Many times I’ve struggled to work out how I need to do something, only to subconsciously consider the question in my sleep and then come up with the answer as dawn breaks…
One of the issues with building older kits, those dusty relics that many of us store in dingy attics until the time inevitably never comes to build them, is that you are often faced with constructional challenges that don’t arise with modern offerings. Fit issues tend to be the most regular of hurdles to leap over, where parts need to be adjusted, gaps need to be filled, alignment must be corrected. Build an older kit and chances are that one, two, or indeed all three of these bug-bears, is likely to arise at some point.
At the moment I’m building Hasegawa’s a 1/32 Hellcat for my new book. A kit that was gifted to me by a close friend, this 50-year-old offering actually fits together rather well. Testament to the cleverness of the kit’s designers, all of the major airfare components line up with precision, only some slight flexing around the lower fuselage causing a note of concern, until a sprue brace widened it enough to create yet another perfect joint. The one exception to this reassuring degree of perfection is the windscreen. Here, the part fits almost where it touches – which is to say, almost not at all – so thought, care, and then some drastic surgery, is order to help things along.
Having completed the airframe to a point where I was ready to insert the cockpit, I hadn’t really thought about the glazing and only a chance comment on my Kit Box Facebook page, had me running for the bench to check how, or indeed if, it would fit without further work. It would not. Suggestions that a simple use of PVA might deal with the problems were soon dismissed as I realised that if the part was to create a smooth transition from aluminium panelling into Perspex glazing, I would need to remove part of the nose, glue the windscreen in place and then carefully smooth out the transition, in this case with superglue, mixed with talcum powder. Of course this then removed all surrounding detail, destroyed the clarity of the glazing, and then removed the moulded frame detail, all of which would in order, have to be reinstated. Oh what fun!
None of this would prove to be particularly difficult, well, almost none. The surface detail would be replaced in an identical manner to that seen on my Monogram F-106, any small, raised panels, being added with thin foil. The canopy frames would be a little more involved, not in the sense of being difficult to do, but rather in how I would get around the issue of whatever I did, showing through the glazing. Here, I needed to rebuild the frames. This was something that had ben done on my 1/24 Harrier conversion with paint, flat black layers being built up inside masks that protected the glazing, whilst at the same time revealing the precise position of their supporting metal work. On that model, the inner framing was black, so that paint could be used successfully; here, the inner framework was green, the outer, Gloss Sea Blue. How do you build up those frames without seeing them through the glazing..?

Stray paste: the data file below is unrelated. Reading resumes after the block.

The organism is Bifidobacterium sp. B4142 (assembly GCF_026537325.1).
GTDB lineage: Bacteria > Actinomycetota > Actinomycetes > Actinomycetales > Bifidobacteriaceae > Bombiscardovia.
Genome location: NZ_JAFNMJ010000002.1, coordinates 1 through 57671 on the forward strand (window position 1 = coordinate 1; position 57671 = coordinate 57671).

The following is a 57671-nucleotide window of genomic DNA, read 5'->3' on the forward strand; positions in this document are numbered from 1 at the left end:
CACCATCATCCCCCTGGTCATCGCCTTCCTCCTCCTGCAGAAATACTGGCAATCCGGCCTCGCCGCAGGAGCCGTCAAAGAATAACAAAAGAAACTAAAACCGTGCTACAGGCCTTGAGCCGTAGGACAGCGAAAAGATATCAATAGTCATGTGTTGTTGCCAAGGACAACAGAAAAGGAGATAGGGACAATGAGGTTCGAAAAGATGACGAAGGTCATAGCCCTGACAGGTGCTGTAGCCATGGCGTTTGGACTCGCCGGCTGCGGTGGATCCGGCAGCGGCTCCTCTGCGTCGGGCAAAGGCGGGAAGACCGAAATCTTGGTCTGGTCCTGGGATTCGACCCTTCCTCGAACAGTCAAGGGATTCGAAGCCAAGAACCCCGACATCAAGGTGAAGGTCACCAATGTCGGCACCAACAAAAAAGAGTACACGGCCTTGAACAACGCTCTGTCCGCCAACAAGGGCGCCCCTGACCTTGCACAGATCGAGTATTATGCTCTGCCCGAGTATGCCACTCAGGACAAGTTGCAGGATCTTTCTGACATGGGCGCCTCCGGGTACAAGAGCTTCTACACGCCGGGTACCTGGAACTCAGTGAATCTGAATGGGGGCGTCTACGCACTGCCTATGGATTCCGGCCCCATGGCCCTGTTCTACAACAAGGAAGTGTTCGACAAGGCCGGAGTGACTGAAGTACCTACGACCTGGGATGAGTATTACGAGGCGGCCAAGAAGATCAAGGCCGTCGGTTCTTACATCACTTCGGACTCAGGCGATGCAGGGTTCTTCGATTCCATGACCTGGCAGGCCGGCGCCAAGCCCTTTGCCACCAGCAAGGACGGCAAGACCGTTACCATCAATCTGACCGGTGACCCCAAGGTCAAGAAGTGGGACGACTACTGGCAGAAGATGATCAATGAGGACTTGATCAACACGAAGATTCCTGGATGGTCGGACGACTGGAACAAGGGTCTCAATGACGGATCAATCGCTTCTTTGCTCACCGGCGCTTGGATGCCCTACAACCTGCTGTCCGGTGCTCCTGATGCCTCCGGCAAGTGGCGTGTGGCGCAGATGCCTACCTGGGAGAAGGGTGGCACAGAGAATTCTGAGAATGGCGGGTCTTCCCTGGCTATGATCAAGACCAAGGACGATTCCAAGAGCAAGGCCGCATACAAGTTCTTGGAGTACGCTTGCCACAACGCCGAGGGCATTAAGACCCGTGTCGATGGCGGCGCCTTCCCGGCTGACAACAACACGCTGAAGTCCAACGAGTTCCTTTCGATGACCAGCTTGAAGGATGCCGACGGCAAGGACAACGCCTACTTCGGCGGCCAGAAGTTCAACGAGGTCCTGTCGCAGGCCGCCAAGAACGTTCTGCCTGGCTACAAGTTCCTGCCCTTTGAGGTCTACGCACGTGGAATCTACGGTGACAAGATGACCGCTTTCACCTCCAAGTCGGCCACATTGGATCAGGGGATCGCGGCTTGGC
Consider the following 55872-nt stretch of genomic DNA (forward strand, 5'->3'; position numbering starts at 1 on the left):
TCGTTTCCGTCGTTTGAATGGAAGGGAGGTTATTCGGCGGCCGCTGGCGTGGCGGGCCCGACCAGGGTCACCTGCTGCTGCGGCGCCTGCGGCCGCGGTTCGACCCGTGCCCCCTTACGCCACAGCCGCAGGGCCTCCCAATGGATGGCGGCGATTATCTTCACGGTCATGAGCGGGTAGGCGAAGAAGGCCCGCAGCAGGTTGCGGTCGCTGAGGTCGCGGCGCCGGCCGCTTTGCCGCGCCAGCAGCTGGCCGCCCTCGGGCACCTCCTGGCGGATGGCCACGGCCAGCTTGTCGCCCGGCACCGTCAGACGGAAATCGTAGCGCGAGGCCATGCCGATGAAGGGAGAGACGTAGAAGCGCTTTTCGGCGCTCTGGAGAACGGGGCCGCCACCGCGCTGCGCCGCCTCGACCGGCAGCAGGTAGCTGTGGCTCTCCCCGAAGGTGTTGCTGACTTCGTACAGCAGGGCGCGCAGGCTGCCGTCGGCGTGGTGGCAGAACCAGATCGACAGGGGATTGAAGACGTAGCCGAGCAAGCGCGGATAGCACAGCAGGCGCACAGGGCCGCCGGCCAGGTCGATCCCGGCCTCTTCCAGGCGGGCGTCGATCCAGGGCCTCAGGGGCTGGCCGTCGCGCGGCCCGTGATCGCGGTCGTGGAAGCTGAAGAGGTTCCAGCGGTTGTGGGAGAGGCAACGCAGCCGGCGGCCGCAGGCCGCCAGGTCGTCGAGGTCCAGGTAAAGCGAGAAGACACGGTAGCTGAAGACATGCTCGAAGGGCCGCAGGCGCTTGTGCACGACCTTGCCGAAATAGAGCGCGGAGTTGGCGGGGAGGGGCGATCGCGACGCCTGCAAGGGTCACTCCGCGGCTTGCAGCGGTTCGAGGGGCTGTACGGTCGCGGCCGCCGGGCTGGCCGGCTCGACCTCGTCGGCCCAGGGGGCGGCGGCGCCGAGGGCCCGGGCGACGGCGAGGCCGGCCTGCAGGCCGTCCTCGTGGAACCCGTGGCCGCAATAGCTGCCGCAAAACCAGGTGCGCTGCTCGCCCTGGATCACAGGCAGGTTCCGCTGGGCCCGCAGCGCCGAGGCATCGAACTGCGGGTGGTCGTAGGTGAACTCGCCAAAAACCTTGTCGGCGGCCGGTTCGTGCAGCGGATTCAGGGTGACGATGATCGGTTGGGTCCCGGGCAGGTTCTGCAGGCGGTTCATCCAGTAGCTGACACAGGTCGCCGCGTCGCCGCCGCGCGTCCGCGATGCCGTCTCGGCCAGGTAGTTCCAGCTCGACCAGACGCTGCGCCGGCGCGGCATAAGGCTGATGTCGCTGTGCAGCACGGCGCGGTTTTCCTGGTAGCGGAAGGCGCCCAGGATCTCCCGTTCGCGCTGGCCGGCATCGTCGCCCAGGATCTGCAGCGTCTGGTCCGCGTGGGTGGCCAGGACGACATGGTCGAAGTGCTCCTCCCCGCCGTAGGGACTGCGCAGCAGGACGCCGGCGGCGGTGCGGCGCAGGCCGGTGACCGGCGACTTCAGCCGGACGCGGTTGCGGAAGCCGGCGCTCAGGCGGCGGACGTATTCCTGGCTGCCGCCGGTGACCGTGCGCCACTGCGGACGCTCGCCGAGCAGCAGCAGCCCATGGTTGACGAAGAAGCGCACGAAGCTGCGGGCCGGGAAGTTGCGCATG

I could of course have used the green, but the paint I wanted to used was not as resilient as the lacquers I planned to used for the exterior finish, so there was the very real risk it would be removed as work progressed – not entirely satisfactory I think you would agree! Black couldn’t be used, nor Sea Blue, but I still wanted to see and feel the frames. Hmm… Time to sleep on it.
Waking up the morning, I had the answer. Why not paint the fames in place with multiple layers of flat, clear varnish? That way, I will be able to see them in place on the windscreen, multiple layers of paint creating the illusion of structure and by using a lacquer, the results will be resilient enough to stand up to the rigours of final construction leading up to the painting of the model.
I often find that the old adage that “you should sleep on it” works really well in our hobby. Many times I’ve struggled to work out how I need to do something, only to subconsciously consider the question in my sleep and then come up with the answer as dawn breaks. That was certainly the case here, where a simple answer to what I considered to be a complex question, has allowed me to carry on with the model without further delay.
Today is all about the cockpit, a job that I hoped to have finished, yesterday. All being well, I won’t have anything further hurdles to jump and everything will now be plain sailing on the way to the finish line. If it’s not, I now know that I can take a step back, sleep on it and all being well, the answers will be there in the morning. Oh, if only it were that simple…
See you next time!
Actually, you can use black. the inside of the sliding frames on USN WW2 aircraft were flat black, because that doesn’t distract from the view looking out of them.
Also the windscreen is black on the interior.